We might not like it, but it’s a fact of life that once a mess is done it doesn’t clean up on its own.
While no one really enjoys doing chores around the house, there are a few ways you can make it more tolerable and minimize the time you spend cleaning in a day.
And if the Covid-19 and nearly a year of confinement have taught us anything, it’s that life is too short to waste, it’s up to the house to clean up all day every day.
Here’s how to do laundry, cleaning and ironing as fast as humanly possible:
Work from top to bottom
You most likely clean the bathroom after using it, not before, and sometimes housework requires a bit of sequencing.
Do not vacuum the floor, for example, and then wipe the surfaces vigorously, as you will probably need to mop the floor again.
When in doubt, go for gravity, as dust cannot rise from the floor to your cupboards.
Cleaning logically takes much less time if there is much less to clean.
Most homes could benefit from an occasional purge, and it’s remarkable how simpler an empty home can seem.
Do one thing at a time
A lesson in life, not just for cleaning, jumping between different tasks is a sure-fire way to never cross anything off your to-do list.
There are people who thrive in multitasking, but they are rare.
Since most of us integrate household chores with other things (more urgent or more enjoyable), strict planning is likely doomed.
Expect to do little and often, and prioritize essential chores like laundry, because you never know when life will get in your way.
Upgrade your equipment
Throwing money at a problem doesn’t always make it go away, but if you toss it in the right places it can definitely help.
If you’re using a cordless vacuum, make sure it has decent battery life so you don’t have to stop and charge it halfway, while a portable, corner-friendly vacuum can save time with dustpan and brush.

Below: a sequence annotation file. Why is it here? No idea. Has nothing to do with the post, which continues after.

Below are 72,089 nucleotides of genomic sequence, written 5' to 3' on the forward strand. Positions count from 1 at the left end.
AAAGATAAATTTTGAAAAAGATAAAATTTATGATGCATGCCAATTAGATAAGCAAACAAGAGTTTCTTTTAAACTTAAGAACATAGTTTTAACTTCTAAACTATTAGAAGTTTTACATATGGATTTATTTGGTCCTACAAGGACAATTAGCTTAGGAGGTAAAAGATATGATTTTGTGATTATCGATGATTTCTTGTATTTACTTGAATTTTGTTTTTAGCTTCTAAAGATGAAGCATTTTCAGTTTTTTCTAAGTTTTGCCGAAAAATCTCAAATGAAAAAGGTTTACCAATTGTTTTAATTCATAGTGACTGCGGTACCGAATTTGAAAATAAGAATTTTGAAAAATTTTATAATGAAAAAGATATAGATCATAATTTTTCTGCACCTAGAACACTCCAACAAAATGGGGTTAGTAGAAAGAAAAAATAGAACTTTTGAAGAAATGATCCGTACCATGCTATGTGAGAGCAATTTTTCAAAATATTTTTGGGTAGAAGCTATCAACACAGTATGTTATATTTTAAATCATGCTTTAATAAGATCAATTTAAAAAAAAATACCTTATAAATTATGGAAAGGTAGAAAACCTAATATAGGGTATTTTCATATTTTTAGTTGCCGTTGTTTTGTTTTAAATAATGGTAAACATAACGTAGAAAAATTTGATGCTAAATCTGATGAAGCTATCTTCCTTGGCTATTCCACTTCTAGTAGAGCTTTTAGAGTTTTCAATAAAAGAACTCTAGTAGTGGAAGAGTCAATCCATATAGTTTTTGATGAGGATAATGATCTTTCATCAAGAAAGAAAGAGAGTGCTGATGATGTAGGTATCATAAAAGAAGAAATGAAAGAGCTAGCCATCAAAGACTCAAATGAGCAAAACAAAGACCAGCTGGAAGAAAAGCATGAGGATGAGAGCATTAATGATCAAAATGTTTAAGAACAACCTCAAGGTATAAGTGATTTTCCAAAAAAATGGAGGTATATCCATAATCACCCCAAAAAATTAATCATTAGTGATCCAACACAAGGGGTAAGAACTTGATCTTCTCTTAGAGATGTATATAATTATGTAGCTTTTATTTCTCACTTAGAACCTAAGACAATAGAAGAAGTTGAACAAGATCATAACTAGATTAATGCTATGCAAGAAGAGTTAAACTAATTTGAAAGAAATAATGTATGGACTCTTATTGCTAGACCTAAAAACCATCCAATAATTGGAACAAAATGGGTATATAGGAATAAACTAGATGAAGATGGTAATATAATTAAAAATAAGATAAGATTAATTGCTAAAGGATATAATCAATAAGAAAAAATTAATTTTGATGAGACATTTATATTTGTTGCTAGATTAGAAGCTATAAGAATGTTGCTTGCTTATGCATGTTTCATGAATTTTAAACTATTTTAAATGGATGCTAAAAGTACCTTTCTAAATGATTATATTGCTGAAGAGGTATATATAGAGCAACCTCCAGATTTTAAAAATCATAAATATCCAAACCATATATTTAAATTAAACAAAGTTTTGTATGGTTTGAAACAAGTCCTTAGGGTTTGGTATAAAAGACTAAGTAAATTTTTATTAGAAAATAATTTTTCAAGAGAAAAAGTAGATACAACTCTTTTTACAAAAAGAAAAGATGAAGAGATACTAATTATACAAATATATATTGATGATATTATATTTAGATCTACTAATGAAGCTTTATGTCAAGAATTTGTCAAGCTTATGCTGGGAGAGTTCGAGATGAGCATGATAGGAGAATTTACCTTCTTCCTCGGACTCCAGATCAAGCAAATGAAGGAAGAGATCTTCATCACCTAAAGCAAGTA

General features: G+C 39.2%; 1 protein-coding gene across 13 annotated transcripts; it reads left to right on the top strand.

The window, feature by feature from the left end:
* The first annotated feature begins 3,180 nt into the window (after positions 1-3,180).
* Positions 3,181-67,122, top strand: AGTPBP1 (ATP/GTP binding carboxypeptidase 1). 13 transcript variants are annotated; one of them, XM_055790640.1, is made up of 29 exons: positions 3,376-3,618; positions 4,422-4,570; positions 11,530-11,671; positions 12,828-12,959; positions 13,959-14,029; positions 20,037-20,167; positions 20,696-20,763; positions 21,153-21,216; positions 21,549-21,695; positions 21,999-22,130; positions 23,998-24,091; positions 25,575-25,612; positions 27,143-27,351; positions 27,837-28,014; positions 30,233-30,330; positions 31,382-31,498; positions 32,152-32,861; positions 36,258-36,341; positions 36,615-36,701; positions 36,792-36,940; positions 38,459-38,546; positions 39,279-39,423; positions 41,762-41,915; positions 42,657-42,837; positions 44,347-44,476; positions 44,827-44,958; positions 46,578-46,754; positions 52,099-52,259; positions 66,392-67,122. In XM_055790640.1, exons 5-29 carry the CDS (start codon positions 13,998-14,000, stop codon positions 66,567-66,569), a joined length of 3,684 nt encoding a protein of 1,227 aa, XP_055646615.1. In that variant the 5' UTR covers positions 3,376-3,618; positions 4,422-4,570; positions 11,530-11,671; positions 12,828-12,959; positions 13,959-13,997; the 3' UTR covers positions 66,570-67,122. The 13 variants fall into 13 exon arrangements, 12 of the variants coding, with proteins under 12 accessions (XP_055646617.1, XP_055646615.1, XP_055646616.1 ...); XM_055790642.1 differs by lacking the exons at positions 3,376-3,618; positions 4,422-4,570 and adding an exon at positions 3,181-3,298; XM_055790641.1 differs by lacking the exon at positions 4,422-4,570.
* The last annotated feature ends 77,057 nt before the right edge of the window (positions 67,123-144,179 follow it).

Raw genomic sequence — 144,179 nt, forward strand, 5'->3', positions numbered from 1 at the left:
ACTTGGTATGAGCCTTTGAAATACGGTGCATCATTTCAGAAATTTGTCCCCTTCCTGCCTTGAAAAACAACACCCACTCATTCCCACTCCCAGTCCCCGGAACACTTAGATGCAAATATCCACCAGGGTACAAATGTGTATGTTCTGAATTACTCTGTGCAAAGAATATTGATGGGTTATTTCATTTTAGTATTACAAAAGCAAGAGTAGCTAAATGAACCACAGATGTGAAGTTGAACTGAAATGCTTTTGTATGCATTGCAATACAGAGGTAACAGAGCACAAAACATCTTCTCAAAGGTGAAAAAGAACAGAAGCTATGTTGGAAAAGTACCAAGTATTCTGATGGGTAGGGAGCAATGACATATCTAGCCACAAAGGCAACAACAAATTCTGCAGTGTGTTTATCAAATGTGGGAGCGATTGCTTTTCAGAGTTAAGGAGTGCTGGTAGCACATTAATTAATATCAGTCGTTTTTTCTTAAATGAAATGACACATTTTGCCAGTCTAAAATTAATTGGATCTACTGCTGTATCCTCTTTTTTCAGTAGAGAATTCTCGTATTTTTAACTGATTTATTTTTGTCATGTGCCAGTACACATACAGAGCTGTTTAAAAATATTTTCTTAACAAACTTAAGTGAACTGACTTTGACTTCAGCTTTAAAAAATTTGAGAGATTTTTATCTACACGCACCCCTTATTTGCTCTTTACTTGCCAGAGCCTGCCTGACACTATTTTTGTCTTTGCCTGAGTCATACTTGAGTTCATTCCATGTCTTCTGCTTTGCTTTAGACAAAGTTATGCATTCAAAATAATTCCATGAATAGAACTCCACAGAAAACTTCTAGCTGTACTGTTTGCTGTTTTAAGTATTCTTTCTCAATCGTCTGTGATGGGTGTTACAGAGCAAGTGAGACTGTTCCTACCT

Make sure your washing machine has settings to match the material range in your closet, so you don’t have to spend hours dividing your laundry basket, and a good quality iron can cut down on half the time spent at the board.
Time is money, and a few extra expenses could save you hours of housework in the months and years to come.
If something takes less than two minutes, do it
This is a strategy for promoting procrastination in any area of life, not just household chores, because postponing something that takes very little time is just a bad idea. It might take a minute, two minutes, or five minutes – different people have different thresholds – but if that fits your definition of “fast” then delete it and cross it out.
Doing chores in the background
Most household chores don’t take up much brain space, so they can be done in tandem with more enjoyable activities, or reduced to otherwise downtime.
Hang up laundry while feeding an audiobook or do the dishes during a TV commercial break.
Enlist your cohabitants
Partners of course, children if they are old enough to be penned – anyone using your household should expect to help care for it.
Use classic parenting methods to try and motivate children, with clear to-do lists and low-level rewards or praise for doing well.
Do you have any useful cleaning tips? Let us know using the comments section below.